Altered states and the boundaries of the mind
Is the phrase ‘altered states’ too powerful for things that we take for granted on a daily level? Things we do to perform, be productive, and make a living? Is this description only about the massive disruptions we experience when we take psychotropic substances or go to the edges of earth and/or experience to take us out of our prescribed reality? Having been to those kinds of places and states, I’d say no. There is more to the definition of altered states than only its extreme manifestations.
When I look at a painting like Picasso’s Les Demoiselles d’Avignon, I’m not only quite sure I’m seeing an artist in an altered state, I’m also experiencing one myself. Or listening to Hendrix or Bach. Or reading a novel like Anil’s Ghost by Ondaatje or almost anything by Haruki Murakami. All of these experiences, for both the artist and the person experiencing their work, stand out precisely because of how they alter our way of experiencing art, music, storytelling, etc.
Is calmness our natural state?
Meditation, when you get down to it, is simply sitting while alert and focusing on a recurring constant, typically your breath (the breath is used because it’s always there, as a reference point you can circle back to when distracted). If you’re like me, you do it daily and most of the time you spend watching the crazy stream of thoughts or being distracted by muscle aches, itches, etc. But every once in a while things stop. You’re just there in the moment. You can’t make it happen, you can’t consciously sustain it. It is there for a few precious instants and then it goes.
Is being entirely here for a few moments an altered state? Arguably it is our natural state, something we’ve lost as we learned to think independently of our environment. Back to nature, so to speak. If this lovely instance is natural, what is this day to day thing we live in?
Coffee and humanity
Enough philosophizing. The title of this piece references coffee, a substance we take, writing, an activity we pursue, and creativity, a mysterious source we tap into. Michael Pollan has a new book, audio only, on caffeine and its impact on society. He makes a compelling case for its almost universal use (90% of the race uses it daily) being a game changer for human thinking, work, and sleep habits. We may have left the agricultural lifestyle and entered into the Industrial Age because of caffeine. Think about it: we were no longer locked into day and night circadian rhythms. We could drink a cup and go to work, even at night.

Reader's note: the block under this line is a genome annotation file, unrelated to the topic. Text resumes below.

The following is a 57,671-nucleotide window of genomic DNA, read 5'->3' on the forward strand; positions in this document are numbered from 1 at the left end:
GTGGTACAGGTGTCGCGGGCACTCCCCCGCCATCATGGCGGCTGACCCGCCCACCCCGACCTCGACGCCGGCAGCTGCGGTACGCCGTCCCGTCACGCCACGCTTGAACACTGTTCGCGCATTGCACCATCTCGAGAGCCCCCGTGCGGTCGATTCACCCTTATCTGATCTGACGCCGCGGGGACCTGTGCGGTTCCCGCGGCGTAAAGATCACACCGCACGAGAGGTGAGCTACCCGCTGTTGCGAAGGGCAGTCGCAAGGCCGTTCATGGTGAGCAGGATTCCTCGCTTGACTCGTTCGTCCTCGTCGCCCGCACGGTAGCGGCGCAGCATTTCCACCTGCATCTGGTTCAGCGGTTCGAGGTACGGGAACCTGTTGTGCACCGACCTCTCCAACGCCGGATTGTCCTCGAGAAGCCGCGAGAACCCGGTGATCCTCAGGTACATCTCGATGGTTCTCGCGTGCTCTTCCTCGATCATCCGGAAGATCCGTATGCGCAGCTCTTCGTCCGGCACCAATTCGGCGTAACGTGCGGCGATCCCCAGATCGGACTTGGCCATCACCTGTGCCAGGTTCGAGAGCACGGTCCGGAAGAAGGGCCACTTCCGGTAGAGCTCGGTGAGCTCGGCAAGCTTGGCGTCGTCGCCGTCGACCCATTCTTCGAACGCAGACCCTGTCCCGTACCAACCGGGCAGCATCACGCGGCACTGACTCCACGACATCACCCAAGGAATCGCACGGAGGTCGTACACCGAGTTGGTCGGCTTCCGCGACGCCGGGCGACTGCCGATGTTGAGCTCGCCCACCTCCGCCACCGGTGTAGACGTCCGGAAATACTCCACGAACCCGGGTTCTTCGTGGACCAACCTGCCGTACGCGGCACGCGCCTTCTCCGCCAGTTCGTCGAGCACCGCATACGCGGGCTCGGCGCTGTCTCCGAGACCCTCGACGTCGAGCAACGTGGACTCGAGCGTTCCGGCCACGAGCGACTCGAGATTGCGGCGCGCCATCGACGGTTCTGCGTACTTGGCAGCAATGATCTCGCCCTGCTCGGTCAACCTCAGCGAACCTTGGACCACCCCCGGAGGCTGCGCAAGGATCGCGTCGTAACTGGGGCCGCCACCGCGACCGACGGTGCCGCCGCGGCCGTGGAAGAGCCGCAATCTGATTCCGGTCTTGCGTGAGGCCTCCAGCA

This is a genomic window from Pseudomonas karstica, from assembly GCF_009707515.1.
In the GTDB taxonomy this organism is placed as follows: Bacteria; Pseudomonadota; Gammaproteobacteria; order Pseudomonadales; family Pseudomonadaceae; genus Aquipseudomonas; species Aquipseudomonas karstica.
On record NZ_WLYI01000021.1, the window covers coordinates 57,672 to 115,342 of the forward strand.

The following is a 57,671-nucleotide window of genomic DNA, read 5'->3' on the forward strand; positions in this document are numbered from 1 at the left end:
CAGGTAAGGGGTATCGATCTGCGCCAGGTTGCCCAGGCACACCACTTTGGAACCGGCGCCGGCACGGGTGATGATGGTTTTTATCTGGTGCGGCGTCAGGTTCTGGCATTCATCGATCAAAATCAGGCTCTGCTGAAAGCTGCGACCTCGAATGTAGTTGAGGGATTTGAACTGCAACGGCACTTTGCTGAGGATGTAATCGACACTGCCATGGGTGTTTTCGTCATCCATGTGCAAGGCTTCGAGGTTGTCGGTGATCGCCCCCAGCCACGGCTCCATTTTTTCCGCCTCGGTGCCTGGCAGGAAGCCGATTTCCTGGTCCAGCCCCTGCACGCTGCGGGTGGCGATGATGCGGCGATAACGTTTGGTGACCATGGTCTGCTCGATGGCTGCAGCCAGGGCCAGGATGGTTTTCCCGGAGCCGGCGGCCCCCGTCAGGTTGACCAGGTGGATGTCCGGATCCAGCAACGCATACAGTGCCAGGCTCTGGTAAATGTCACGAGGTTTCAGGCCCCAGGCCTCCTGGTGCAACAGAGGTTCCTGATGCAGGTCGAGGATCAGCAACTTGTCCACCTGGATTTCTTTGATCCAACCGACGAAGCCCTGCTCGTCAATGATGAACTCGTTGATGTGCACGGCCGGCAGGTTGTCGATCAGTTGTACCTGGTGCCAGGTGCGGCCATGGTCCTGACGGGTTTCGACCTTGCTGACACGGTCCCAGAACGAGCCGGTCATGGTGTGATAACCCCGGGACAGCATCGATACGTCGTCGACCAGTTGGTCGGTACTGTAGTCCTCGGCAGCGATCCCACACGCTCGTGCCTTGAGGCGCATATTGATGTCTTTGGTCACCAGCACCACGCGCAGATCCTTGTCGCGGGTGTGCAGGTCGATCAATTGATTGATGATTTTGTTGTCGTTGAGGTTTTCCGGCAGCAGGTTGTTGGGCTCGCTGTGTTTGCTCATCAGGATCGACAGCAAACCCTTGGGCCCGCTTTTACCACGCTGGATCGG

As a writer, I was interested in Pollan’s observation, based on quitting coffee for three months, that he could not focus on writing the book about caffeine! A drug you can’t write about without taking it regularly. I recently decided to stop drinking coffee after twelve noon because it was affecting my ability to fall asleep even twelve hours after ingestion. But I know that my writing is fueled by this wonderful addiction and I’m not ashamed to say it. Picasso grew up in a society that consumed cups of espresso all through the day. Ondaatje always thanks his neighborhood coffee shop in his acknowledgements (Jetfuel in Toronto). So, what about coffee, writing (art), and creativity? Are they hand in hand?
Tapping into the ‘unobtanium’
Creativity, like that elusive calm reached now and then while meditating, is not something that takes pinning down. It’s a grail you can’t seek by seeking, but you have to make the quest nevertheless. In my case, I drink my bitter espresso and sit down to write, every day. Some days it is unbelievably mundane. Website copy or an article about software. Some days, sometimes the same day, it is enlightening. A character in a novel does something interesting that tilts the whole thing off its axis and catapults you into another direction (or maybe another world).
These mysterious moments, like the comic element ‘unobtanium’, can’t be planned for. When they are, they read like bad fantasy fiction where a writer conveniently gives a character something magical to get the story out of a poorly written corner. Creativity, fueled in my case by coffee or meditation, says ‘let’s see what happens’.
The point here is that life is an altered state. If our natural state is that moment of real time that has become rare, then we live in an altered state and should engage with it. It offers abilities that transcend fiction. If you’re stuck, and mentally healthy, maybe a big jolt like mushrooms will help. But if you’re here in the now, you have more subtle tools. Drink a little coffee or sit and breathe for a few minutes, then go pursue your interest. Something interesting will happen.*
*Want to make sure it does? Pursue that interest every day no matter how you feel or whether it is any good. Every job has a lot of dirty work before you see the beauty.